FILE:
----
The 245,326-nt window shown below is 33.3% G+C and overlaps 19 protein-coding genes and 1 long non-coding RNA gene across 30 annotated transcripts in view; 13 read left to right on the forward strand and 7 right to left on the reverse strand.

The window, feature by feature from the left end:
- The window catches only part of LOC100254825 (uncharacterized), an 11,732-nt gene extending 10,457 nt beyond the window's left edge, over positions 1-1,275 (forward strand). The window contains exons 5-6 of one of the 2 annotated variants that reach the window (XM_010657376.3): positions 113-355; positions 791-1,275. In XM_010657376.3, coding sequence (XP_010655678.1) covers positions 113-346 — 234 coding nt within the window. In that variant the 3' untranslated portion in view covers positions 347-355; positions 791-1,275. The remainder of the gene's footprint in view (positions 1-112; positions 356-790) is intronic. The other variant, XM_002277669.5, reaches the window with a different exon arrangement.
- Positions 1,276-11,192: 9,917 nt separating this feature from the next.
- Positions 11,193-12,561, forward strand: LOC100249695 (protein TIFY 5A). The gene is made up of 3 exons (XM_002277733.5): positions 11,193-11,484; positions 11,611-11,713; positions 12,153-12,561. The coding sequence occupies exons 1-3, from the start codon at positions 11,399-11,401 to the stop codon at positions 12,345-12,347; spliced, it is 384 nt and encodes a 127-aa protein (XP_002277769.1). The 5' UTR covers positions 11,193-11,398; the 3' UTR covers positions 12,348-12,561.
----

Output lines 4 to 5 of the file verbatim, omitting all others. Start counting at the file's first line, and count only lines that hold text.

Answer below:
- Positions 1,276-11,192: 9,917 nt separating this feature from the next.
- Positions 11,193-12,561, forward strand: LOC100249695 (protein TIFY 5A). The gene is made up of 3 exons (XM_002277733.5): positions 11,193-11,484; positions 11,611-11,713; positions 12,153-12,561. The coding sequence occupies exons 1-3, from the start codon at positions 11,399-11,401 to the stop codon at positions 12,345-12,347; spliced, it is 384 nt and encodes a 127-aa protein (XP_002277769.1). The 5' UTR covers positions 11,193-11,398; the 3' UTR covers positions 12,348-12,561.